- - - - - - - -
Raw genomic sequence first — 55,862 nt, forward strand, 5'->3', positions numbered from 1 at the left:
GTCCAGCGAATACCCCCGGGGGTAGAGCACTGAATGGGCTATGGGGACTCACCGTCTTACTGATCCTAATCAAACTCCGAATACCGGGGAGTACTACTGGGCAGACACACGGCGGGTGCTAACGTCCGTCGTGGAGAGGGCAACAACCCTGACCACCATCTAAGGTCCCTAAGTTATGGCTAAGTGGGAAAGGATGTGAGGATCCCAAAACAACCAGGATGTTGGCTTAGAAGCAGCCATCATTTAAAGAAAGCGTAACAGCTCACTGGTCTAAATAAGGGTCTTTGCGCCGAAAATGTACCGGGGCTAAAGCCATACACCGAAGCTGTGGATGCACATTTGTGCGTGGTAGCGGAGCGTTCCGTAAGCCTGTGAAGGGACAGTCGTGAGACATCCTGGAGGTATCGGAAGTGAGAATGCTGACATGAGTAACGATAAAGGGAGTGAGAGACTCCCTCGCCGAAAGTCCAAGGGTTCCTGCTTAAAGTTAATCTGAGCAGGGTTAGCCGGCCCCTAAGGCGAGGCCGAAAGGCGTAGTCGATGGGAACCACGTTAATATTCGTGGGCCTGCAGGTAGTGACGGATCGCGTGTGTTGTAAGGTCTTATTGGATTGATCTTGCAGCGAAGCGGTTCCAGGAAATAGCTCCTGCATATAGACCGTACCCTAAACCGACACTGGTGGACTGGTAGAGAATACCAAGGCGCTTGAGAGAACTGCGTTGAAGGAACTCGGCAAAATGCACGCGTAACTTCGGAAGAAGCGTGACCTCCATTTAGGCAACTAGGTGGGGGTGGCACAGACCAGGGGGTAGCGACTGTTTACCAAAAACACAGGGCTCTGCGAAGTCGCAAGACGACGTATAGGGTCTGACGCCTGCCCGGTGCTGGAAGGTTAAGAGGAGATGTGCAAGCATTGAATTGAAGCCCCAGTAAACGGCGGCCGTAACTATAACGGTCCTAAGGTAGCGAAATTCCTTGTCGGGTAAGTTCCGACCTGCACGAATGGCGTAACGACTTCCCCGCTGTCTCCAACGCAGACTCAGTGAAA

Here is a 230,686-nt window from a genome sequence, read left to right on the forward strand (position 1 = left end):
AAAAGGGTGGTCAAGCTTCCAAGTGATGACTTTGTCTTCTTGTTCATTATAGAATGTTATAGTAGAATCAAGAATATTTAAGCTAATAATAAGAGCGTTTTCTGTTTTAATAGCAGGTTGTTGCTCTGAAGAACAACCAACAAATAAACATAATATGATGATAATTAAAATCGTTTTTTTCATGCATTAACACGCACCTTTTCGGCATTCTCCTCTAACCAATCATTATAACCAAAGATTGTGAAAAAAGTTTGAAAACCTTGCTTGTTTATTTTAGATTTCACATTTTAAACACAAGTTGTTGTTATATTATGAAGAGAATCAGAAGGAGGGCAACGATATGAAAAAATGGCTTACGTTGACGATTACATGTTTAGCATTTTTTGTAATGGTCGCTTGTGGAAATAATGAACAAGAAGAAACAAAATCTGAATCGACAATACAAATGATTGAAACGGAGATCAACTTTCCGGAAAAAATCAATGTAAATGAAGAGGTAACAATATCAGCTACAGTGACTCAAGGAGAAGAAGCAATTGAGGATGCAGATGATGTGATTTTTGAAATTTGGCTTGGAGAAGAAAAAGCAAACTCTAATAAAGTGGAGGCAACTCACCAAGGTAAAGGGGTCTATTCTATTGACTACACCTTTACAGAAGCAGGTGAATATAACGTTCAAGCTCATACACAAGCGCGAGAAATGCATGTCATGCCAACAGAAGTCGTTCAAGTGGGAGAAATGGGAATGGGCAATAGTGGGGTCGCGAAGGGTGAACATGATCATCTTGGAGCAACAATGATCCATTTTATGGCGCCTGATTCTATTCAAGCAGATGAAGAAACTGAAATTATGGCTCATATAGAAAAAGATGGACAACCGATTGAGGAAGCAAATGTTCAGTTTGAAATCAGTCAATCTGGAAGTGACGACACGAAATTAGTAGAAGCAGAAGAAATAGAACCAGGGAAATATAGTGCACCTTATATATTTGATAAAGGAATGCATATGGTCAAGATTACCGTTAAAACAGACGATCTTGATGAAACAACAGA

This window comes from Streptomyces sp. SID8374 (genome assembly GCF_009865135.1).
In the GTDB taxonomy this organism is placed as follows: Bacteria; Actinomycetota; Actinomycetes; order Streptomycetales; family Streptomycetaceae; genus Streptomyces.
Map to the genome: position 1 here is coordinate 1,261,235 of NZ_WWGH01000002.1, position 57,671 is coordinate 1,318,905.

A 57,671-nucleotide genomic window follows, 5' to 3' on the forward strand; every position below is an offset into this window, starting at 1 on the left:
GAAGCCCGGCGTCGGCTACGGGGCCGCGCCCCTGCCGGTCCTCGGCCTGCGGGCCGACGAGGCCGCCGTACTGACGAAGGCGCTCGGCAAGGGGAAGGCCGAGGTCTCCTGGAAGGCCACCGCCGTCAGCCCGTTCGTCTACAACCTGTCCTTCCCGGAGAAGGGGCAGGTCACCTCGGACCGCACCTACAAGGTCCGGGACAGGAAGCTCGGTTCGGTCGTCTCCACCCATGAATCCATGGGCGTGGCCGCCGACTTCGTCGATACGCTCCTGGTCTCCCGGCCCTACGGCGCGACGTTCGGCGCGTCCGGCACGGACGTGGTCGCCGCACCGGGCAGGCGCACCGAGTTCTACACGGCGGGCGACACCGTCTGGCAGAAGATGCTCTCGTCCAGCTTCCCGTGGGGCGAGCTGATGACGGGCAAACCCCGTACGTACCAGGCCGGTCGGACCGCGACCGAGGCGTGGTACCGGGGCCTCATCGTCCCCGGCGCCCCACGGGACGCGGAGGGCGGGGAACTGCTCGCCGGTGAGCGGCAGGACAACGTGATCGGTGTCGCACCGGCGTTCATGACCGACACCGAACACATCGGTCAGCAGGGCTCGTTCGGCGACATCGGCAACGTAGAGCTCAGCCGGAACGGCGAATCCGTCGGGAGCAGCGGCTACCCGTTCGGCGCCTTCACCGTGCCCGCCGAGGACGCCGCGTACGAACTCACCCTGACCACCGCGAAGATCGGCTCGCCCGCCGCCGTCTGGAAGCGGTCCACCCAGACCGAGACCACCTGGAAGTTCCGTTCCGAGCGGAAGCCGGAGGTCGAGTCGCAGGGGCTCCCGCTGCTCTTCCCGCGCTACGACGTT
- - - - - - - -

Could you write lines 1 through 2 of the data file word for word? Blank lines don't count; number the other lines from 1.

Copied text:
Raw genomic sequence first — 55,862 nt, forward strand, 5'->3', positions numbered from 1 at the left:
GTCCAGCGAATACCCCCGGGGGTAGAGCACTGAATGGGCTATGGGGACTCACCGTCTTACTGATCCTAATCAAACTCCGAATACCGGGGAGTACTACTGGGCAGACACACGGCGGGTGCTAACGTCCGTCGTGGAGAGGGCAACAACCCTGACCACCATCTAAGGTCCCTAAGTTATGGCTAAGTGGGAAAGGATGTGAGGATCCCAAAACAACCAGGATGTTGGCTTAGAAGCAGCCATCATTTAAAGAAAGCGTAACAGCTCACTGGTCTAAATAAGGGTCTTTGCGCCGAAAATGTACCGGGGCTAAAGCCATACACCGAAGCTGTGGATGCACATTTGTGCGTGGTAGCGGAGCGTTCCGTAAGCCTGTGAAGGGACAGTCGTGAGACATCCTGGAGGTATCGGAAGTGAGAATGCTGACATGAGTAACGATAAAGGGAGTGAGAGACTCCCTCGCCGAAAGTCCAAGGGTTCCTGCTTAAAGTTAATCTGAGCAGGGTTAGCCGGCCCCTAAGGCGAGGCCGAAAGGCGTAGTCGATGGGAACCACGTTAATATTCGTGGGCCTGCAGGTAGTGACGGATCGCGTGTGTTGTAAGGTCTTATTGGATTGATCTTGCAGCGAAGCGGTTCCAGGAAATAGCTCCTGCATATAGACCGTACCCTAAACCGACACTGGTGGACTGGTAGAGAATACCAAGGCGCTTGAGAGAACTGCGTTGAAGGAACTCGGCAAAATGCACGCGTAACTTCGGAAGAAGCGTGACCTCCATTTAGGCAACTAGGTGGGGGTGGCACAGACCAGGGGGTAGCGACTGTTTACCAAAAACACAGGGCTCTGCGAAGTCGCAAGACGACGTATAGGGTCTGACGCCTGCCCGGTGCTGGAAGGTTAAGAGGAGATGTGCAAGCATTGAATTGAAGCCCCAGTAAACGGCGGCCGTAACTATAACGGTCCTAAGGTAGCGAAATTCCTTGTCGGGTAAGTTCCGACCTGCACGAATGGCGTAACGACTTCCCCGCTGTCTCCAACGCAGACTCAGTGAAA